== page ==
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The Long Road to US Federal Insulin Law and What More Needs to be Done

The Long Road to US Federal Insulin Law and What More Needs to be Done

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US Policy Manager Shaina Kasper at the celebration of the signing of the Inflation Reduction Act at the White House on September 13, 2022 in Washington, DC.

T1International (T1I) launched our Federal Working Group in March of 2021 to take action on the needs and concerns of people with diabetes at the US Federal level. Together, these volunteer leaders from twelve states learn more about federal-level actions that impact people with diabetes, review and evaluate potential policy solutions for endorsement, and advocate for change by holding meetings, getting media attention, and more. In early 2022, the Federal Working Group agreed on the top US federal priority: a price cap on insulin for all patients in the US, regardless of insurance status.

As T1International Ambassador and Federal Working Group member Nicole Smith-Holt explained, “Ultimately the only way to hold manufacturers accountable for pricing diabetics out of their lives is to create meaningful legislation that caps the price of insulin. This is the only way we can ensure that insulin becomes once again affordable and protects those who are uninsured.”

The journey to move towards a federal insulin price cap has been long and difficult, including challenging incremental steps. T1International’s Federal Working Group first endorsed the Elijah E. Cummings Lower Drug Costs Now Act (H.R.3) in 2019. This bill would have accomplished many things, including allowing Medicare to negotiate prices for insulin and other drugs, and extending lower prices to all Americans with public or private sector insurance, and more. This bill never went up for a vote, despite being passed in the House of Representatives with nearly unanimous approval from Democrats.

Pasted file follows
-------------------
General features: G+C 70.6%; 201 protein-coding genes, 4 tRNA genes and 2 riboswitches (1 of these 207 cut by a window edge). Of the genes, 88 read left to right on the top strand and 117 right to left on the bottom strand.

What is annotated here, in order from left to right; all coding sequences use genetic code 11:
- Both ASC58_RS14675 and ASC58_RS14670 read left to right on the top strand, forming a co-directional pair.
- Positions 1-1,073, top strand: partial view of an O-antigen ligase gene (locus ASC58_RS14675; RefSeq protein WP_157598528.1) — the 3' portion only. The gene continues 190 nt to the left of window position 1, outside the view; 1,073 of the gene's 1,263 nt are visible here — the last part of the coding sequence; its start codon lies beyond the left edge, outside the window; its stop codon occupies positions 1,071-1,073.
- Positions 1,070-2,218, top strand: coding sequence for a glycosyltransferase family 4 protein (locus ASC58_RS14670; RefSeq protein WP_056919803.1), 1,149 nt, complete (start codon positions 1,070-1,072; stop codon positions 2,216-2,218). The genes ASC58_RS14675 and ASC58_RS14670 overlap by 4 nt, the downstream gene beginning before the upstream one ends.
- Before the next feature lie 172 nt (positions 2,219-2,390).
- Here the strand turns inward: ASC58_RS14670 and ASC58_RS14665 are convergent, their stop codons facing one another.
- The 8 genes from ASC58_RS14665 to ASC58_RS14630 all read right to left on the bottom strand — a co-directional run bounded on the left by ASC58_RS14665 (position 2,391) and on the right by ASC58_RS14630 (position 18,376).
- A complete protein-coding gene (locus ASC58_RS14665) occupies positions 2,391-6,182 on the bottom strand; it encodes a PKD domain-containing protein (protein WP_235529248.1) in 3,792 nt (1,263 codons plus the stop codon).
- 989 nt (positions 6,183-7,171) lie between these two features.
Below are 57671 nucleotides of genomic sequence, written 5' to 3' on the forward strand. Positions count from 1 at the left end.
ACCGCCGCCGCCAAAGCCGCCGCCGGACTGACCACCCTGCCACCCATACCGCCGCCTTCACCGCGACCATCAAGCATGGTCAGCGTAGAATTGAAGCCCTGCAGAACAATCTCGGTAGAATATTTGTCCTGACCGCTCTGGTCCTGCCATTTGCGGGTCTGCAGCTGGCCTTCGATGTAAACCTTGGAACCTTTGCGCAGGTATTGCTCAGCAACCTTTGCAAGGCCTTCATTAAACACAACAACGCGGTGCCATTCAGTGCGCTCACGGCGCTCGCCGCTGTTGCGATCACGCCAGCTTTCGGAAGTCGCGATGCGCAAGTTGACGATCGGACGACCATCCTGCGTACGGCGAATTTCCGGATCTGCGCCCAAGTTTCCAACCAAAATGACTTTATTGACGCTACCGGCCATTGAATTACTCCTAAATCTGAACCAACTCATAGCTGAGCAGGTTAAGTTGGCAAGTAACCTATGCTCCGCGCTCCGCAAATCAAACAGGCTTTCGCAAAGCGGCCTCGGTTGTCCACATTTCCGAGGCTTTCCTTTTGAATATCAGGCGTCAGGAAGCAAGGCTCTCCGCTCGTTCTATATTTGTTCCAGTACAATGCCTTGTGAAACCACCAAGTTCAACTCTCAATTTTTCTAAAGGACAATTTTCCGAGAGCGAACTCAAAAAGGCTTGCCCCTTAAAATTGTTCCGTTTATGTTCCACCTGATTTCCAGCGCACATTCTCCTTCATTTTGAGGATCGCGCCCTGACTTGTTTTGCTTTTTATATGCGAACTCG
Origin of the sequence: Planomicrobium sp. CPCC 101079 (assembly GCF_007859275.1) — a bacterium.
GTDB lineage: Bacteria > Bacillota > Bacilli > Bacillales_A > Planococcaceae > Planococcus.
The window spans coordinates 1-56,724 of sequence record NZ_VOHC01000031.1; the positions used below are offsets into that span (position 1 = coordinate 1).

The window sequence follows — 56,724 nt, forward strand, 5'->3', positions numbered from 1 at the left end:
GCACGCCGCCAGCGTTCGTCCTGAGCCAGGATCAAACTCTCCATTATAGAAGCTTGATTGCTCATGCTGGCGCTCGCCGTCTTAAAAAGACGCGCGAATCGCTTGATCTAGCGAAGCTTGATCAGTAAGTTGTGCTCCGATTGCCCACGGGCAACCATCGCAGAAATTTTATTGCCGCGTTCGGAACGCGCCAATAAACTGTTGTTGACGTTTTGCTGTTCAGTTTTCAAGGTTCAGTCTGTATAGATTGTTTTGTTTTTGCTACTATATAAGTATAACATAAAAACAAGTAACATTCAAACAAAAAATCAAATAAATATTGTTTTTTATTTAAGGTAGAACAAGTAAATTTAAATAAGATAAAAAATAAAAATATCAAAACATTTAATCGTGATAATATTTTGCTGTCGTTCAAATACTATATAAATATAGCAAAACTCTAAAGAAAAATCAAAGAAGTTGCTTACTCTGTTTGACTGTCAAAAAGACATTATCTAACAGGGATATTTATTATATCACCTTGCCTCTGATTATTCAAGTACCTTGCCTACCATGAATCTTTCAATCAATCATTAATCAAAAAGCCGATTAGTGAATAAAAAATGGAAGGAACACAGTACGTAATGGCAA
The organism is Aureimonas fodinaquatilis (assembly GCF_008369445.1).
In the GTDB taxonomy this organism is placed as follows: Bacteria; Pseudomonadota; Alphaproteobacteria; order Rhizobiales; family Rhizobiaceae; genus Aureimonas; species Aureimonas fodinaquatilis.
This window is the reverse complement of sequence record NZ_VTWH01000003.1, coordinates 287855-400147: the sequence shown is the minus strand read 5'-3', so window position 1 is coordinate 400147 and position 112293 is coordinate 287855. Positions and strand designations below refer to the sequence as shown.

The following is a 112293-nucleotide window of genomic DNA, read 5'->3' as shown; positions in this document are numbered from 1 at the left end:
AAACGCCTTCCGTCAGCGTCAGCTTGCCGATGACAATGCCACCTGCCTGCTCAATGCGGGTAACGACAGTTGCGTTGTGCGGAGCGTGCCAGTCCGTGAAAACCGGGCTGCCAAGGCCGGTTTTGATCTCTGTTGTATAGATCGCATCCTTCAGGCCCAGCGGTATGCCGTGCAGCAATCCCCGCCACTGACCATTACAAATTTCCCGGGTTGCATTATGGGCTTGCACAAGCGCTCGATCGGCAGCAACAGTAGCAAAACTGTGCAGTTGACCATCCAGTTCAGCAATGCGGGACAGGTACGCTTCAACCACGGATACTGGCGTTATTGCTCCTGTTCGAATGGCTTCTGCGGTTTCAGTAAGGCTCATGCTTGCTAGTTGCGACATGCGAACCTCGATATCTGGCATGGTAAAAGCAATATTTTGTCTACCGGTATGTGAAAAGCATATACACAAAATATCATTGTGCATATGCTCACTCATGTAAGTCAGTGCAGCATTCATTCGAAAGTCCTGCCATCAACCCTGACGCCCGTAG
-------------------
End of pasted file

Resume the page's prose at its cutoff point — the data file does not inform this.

The work to take federal action to lower drug prices was then taken up in late June of 2021 by a huge reconciliation package that was called Build Back Better. T1International’s Federal Working Group did not endorse the Build Back Better Act as we didn’t think it went far enough for patients, but we did support the essential provisions for patients with diabetes including insulin negotiations in Medicare, a $35 copay cap, and penalties for price increases higher than inflation. Despite support on the drug pricing provisions, and after passing the House, the Build Back Better Act’s movement ended suddenly in December 2021 because of one senator’s retracted support.

The fall of 2021 saw the issue of insulin pricing being extensively discussed in Washington, DC. Patients Gail deVore, Sa’ra Skipper, and Iesha Meza met and spoke with President Biden, and the T1International and Families United for Affordable Insulin What We Lost campaign was launched. The House Oversight committee released their investigative report on drug companies including the Big Three insulin producers, providing further fodder for the need for drug policy change.